• Amazing

    That’s just not right. I guess they can’t separate church and State in Utah County. That’s kind of sickening for the citizens living there.

    • swsimpson

      The tabernacle is an historic landmark. Utah’s history is inseparable from church history. The badges do not promote one religion over another because the building is on the U.S. National Register of Historic Places, the badges are voluntary to wear and NOT replacing existing badges. It is in line with previous commemorative badges, and the destruction of a 150 year old landmark being restored is an event to be remembered, regardless of what religion anyone is. ITS A U.S. NATIONAL REGISTERED HISTORIC BUILDING.

      • hightek

        Yes, the tabernacle is on the US National Register of Historic Places, as are 40+ other venues in and around Provo to include the Olmsted Station Powerhouse and the Startup Candy Factory. Congratulations, the building is old.

        That said, as I mentioned below, you’re naive to think that the same courtesy, and taxpayer funding, would be extended to idolatrize other historic religious landmarks in Utah such as the Cathedral of the Madeline, St Marks Cathedral or the Holy Trinity Cathedral, all of which are near to well over 100 years old as well, and are all on the National Register, were a similar incident to occur, without complaints by the LDS church and its members. The notion that it would even be recommended, much less seriously considered, that SLC law enforcement and FD personnel walk around for a year with St Marks Cathedral emblazoned on their badges is patently absurd.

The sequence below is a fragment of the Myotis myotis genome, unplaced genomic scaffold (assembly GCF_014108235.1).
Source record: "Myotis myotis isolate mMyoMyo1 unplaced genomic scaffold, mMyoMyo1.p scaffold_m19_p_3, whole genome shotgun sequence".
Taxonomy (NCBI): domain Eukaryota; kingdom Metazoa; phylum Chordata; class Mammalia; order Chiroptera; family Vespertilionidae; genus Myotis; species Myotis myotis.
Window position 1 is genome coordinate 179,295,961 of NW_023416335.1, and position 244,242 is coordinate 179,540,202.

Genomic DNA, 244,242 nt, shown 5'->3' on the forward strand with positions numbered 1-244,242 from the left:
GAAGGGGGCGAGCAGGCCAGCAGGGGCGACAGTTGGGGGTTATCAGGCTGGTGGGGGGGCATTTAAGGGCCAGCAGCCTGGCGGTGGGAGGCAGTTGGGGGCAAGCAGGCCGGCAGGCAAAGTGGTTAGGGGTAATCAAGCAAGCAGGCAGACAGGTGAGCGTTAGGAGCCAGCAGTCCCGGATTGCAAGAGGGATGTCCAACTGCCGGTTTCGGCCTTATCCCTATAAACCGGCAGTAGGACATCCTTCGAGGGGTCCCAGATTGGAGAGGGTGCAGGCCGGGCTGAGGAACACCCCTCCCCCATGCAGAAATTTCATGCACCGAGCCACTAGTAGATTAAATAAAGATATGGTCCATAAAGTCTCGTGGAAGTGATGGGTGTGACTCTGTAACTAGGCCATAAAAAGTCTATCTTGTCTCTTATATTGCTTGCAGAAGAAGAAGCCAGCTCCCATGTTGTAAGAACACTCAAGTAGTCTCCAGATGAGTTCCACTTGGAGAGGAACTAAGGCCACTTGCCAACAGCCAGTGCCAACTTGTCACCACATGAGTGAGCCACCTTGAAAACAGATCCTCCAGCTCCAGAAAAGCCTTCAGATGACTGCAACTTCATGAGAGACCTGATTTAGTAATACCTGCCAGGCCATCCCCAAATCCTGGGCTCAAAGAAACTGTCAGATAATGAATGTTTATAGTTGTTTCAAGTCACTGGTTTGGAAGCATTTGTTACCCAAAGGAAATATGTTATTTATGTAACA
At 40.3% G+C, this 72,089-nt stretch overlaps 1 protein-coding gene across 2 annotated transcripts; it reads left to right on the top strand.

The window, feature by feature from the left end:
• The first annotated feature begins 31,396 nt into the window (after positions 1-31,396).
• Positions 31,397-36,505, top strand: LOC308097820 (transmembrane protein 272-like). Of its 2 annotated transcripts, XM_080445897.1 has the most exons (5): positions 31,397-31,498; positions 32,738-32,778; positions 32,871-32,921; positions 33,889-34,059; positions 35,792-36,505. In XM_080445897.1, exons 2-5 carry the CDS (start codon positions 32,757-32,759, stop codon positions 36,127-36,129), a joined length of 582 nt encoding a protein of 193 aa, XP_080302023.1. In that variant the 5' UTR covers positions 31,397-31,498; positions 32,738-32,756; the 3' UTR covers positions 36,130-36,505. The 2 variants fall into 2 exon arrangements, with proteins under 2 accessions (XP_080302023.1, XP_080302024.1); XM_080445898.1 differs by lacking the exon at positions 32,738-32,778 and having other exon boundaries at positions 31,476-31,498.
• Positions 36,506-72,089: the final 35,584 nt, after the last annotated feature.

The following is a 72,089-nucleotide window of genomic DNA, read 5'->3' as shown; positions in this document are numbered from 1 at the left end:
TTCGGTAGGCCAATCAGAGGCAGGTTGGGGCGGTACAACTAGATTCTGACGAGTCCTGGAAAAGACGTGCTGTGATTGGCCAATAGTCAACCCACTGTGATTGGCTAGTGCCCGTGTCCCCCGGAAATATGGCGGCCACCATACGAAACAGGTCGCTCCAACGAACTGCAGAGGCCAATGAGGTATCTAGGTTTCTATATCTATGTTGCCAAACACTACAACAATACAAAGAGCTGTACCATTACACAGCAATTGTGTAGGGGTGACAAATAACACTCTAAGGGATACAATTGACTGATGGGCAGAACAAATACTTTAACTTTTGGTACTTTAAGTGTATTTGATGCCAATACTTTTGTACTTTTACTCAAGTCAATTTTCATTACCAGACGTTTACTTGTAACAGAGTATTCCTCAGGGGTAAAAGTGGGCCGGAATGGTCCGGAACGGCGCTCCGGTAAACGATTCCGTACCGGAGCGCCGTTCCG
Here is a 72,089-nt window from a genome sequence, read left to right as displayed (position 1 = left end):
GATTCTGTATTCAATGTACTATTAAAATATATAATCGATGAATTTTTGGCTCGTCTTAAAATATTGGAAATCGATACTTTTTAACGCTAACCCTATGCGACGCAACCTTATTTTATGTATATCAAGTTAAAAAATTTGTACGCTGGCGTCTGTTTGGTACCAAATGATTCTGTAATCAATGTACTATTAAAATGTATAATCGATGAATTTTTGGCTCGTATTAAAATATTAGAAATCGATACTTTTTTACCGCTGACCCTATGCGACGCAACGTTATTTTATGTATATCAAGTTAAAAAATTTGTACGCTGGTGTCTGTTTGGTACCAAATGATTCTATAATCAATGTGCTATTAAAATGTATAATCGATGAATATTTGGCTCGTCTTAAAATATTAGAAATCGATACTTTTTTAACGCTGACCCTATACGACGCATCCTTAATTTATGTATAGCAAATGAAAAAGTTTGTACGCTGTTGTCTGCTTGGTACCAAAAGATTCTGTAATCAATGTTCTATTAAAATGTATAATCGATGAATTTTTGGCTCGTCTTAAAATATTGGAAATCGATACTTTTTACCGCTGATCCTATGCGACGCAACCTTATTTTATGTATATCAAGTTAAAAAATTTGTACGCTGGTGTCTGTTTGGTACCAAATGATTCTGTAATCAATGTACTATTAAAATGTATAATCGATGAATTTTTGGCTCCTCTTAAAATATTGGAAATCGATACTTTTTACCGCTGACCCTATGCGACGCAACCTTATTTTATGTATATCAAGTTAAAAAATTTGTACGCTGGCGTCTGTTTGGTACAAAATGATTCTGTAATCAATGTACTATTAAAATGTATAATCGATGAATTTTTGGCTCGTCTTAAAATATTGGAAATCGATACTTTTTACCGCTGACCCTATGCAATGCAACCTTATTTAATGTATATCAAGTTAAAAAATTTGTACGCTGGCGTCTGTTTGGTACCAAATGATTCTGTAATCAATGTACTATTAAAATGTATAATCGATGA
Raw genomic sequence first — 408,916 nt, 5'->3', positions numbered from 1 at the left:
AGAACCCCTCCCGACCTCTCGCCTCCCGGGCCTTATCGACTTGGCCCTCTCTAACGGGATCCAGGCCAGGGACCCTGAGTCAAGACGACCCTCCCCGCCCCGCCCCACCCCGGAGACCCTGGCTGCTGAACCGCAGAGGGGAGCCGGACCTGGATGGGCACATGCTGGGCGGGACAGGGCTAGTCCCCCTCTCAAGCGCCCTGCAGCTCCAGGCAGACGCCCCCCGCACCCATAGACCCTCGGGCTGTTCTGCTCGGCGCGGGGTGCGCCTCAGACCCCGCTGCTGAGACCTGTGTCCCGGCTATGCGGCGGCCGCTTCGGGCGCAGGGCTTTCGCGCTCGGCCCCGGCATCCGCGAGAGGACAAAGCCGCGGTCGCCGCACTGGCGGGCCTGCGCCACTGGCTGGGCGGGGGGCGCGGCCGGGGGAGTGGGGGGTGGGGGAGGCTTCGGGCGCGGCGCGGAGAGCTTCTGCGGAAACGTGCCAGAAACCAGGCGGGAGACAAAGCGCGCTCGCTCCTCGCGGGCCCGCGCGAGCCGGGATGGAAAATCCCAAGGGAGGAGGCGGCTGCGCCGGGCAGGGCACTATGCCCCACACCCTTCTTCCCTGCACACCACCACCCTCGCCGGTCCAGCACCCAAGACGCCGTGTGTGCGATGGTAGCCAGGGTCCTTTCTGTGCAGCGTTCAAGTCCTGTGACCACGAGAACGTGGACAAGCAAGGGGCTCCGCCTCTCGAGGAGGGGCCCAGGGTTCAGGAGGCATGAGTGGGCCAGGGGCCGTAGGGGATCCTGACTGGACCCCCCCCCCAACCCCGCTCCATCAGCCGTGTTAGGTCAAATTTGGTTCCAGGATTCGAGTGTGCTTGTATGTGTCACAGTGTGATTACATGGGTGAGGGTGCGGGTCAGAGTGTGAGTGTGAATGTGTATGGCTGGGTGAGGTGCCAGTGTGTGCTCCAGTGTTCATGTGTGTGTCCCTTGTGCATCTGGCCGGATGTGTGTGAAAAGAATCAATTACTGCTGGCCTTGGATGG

The ONLY reason this temple is being emblazoned on government issued, and taxpayer funded badges is because it’s an LDS temple. Utah should have learned its lesson from the UHP Cross Case it fought for years and embarrassingly lost. The LDS church doesn’t supersede the US constitution.

  • hightek

    The irony is, the previous tabernacle, and now the new temple, don’t pay a dime in taxes to the police or fire department that are charged with protecting them.

      • Amazing

        No officer or fireman should be able to wear them on duty. No tax dollars should be spent towards the badges. If the officers or firemen want to purchase them on their own with their own money without wearing them on duty then it’s fine. Both chief’s should be admonished for even allowing such a badge to be worn in public.

      • bob

        You knob heads are the reason I’m an atheist rather than an Atheist. Evangelical Atheism is a cult. You need to be deprogrammed.

        Try minding your own business. It’s amazingly freeing.

      • hightek

        When religions mind their own business and stop trying to force their beliefs and morality on everyone else, stop trying to make themselves the center of attention through idolatry like this, stop trying to force me pay to help them promote their church and belief system and stop trying to unconstitutionally establish themselves as the only relevant religion … the “one true church”, then I’ll be more than happy to mind my own business too.